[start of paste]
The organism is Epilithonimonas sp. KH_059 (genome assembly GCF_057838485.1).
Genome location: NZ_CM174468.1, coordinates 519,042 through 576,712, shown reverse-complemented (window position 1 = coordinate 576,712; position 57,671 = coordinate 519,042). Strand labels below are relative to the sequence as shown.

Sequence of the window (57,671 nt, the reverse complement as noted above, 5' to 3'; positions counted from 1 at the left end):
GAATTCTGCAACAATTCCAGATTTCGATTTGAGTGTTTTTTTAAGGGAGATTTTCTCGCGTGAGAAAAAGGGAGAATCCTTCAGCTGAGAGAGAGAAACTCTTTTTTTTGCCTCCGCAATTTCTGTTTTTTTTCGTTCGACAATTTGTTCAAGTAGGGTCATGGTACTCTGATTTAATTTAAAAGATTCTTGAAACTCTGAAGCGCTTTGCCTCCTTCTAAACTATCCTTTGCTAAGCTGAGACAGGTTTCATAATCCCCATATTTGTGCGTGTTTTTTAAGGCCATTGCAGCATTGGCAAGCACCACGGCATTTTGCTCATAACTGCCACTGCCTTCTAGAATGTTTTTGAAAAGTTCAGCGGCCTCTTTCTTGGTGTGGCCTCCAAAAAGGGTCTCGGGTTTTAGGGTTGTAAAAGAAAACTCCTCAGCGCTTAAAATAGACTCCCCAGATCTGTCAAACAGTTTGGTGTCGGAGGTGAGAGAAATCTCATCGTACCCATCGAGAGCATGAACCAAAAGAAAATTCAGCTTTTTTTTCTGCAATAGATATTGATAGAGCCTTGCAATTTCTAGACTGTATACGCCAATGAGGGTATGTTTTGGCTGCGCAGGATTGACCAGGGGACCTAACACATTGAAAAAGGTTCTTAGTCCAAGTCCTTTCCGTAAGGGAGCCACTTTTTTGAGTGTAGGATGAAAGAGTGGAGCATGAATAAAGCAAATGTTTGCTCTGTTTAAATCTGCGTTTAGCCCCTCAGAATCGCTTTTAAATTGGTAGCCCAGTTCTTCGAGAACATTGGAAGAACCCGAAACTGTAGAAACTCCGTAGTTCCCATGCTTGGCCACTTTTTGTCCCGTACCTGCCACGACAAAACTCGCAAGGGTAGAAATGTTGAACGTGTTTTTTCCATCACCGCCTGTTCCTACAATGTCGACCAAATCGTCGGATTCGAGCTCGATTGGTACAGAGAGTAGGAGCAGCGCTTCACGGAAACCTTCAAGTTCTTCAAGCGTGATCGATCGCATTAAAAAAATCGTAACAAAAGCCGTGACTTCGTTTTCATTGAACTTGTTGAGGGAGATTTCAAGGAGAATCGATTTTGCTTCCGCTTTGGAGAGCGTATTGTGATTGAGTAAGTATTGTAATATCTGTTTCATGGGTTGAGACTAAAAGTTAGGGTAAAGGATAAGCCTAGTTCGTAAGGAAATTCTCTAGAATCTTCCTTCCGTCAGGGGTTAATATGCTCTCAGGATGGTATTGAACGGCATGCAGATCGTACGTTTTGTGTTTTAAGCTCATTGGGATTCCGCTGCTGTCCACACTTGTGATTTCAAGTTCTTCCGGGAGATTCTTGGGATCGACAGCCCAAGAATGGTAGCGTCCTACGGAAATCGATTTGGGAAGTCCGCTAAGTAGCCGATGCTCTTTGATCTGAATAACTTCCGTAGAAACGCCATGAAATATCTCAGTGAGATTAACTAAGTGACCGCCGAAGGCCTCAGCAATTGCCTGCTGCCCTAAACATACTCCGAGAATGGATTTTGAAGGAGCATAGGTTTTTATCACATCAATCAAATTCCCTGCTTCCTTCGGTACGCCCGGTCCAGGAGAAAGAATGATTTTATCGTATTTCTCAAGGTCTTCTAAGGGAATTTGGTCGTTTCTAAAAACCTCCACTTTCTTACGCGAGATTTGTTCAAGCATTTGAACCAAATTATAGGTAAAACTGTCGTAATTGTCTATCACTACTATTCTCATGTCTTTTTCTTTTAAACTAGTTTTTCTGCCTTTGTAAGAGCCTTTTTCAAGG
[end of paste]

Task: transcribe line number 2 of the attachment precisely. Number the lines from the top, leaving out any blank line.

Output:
Genome location: NZ_CM174468.1, coordinates 519,042 through 576,712, shown reverse-complemented (window position 1 = coordinate 576,712; position 57,671 = coordinate 519,042). Strand labels below are relative to the sequence as shown.